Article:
PLANK DECEMBER 18, 2012
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Lost amid the shock and horror of Friday's news was a remarkable op-ed in the Wall Street Journal by Louisiana Gov. Bobby Jindal, who should no longer be called a "rising star" of the GOP. He commands attention by virtue of being smart, good at his job, and not a white guy. So it's significant that he chose to use his platform to break ranks with many social conservatives in his party by calling for over-the-counter sales of birth control pills.
Of course, Jindal did so by couching his argument in a hyper-partisan defensive posture, lashing out at "Democrats [who] demagogue the contraceptives issue and pretend, during debates about health-care insurance, that Republicans are somehow against birth control." Jindal recognizes that the vast majority of Americans support the use of contraception, and that the issue of access to contraception is a loser for Republicans. So he proposes to take the issue of birth control out of the political arena by endorsing a proposal from the American College of Obstetricians and Gynecologists (ACOG) to allow adult women to purchase birth control pills over the counter. Women currently need a prescription to get birth control pills from a pharmacy.
In the op-ed, Jindal praised the ACOG proposal as "a common-sense call for reform that could yield a result everyone can embrace: the end of birth-control politics." Republicans haven't traditionally been terribly supportive of ACOG, an organization many conservatives believe is too sympathetic to abortion-rights supporters. In her confirmation hearings, Supreme Court Justice Elena Kagan was questioned sharply by Republicans about her close work with ACOG during her time in the Clinton White House. And religious conservatives complained when they thought ACOG was insufficiently supportive of conscience protections for doctors who refuse to perform abortions.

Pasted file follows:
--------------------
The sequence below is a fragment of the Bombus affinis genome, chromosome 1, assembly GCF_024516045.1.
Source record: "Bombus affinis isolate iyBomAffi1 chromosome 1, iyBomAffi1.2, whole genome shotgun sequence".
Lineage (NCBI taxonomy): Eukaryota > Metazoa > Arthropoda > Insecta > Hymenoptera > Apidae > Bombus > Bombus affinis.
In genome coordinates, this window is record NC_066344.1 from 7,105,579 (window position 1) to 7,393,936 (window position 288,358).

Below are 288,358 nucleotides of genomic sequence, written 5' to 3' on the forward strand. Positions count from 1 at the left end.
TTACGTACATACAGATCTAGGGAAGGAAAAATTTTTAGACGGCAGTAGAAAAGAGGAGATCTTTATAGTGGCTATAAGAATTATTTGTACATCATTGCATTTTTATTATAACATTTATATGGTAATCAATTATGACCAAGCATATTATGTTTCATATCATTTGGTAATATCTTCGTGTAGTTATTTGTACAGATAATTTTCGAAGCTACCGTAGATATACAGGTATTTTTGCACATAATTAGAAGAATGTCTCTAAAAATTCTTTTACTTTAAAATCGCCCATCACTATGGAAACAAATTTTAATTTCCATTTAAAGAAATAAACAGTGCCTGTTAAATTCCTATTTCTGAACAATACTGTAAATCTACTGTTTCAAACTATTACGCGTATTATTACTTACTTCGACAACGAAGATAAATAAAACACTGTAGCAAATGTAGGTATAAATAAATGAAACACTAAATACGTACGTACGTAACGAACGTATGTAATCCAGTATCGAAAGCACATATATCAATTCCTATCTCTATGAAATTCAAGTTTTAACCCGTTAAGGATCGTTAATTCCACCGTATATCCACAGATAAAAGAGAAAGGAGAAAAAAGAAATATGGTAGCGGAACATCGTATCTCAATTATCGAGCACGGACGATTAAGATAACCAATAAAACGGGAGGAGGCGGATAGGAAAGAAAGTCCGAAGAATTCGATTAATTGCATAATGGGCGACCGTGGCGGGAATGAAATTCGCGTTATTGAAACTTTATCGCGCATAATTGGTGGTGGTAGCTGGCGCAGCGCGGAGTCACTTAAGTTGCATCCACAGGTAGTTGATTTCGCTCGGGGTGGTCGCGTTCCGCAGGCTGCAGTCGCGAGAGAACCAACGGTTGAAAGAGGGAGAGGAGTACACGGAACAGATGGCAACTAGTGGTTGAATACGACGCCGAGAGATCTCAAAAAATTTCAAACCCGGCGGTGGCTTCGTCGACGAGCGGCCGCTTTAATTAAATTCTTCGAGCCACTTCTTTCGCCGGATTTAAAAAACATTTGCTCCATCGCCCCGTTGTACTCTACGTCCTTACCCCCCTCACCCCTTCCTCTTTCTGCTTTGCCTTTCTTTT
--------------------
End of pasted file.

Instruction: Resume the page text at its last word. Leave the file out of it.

Jindal's new support for expanded access to certain contraceptives is also surprising given his Catholic faith. A spokeswoman for the Archdiocese of New Orleans said on Friday that, "We disagree with the governor's opinion because, as the Catholic Church teaches, contraception is always wrong." It's also significant because—despite Jindal's protests that Democrats have unfairly portrayed Republicans as anti–birth control—Jindal's own political background includes actions that could be characterized as anti–birth control. As a member of Congress, he voted in favor of removing contraception from health programs abroad funded by U.S. foreign aid, and he cosponsored the Right to Life Act, which threatened to ban many popular forms of birth control.
Still, whether Jindal's column reflects a conversion or not, advocates who work to reduce the rates of abortion and unplanned pregnancy welcome such a high-profile politician to the cause. "This is just huge," says Sarah Brown, CEO of the National Campaign to Prevent Teen and Unplanned Pregnancy. "We need more people who identify themselves as opposed to abortion rights who are willing to find a way forward. This is a powerful way to reduce abortion, and he's saying you can be pro-life and pro-contraception."
I doubt Jindal's call will be echoed any time soon by other Catholic Republicans. But a growing group of evangelicals has also been vocal this fall about the need to promote family planning. Evangelical Protestants don't have the obstacle of church teaching against contraception the way Catholics do. In fact, in 2010, the National Association of Evangelicals conducted a poll of its board of directors and found that 90 percent of them approved of "artificial methods of contraception."
Given that position, the New Evangelical Partnership for the Common Good—a group that includes heads of denominations and representations from evangelical organizations like missions and universities—released a 13-page "Call to Christian Common Ground on Family Planning and Maternal and Children's Health" in October 2012. The document was very blunt: "The research is not ambiguous. Contraception is credited with preventing an estimated 112 million abortions worldwide each year." It's very hard to reduce the abortion rate, the group argues, without supporting contraception. As a result, they want conservatives to stop blocking funding for family-planning efforts that provide both contraception and abortion.
It's unclear if Jindal would go that far. But if he wants to save his party from a losing issue, he'll have to do so.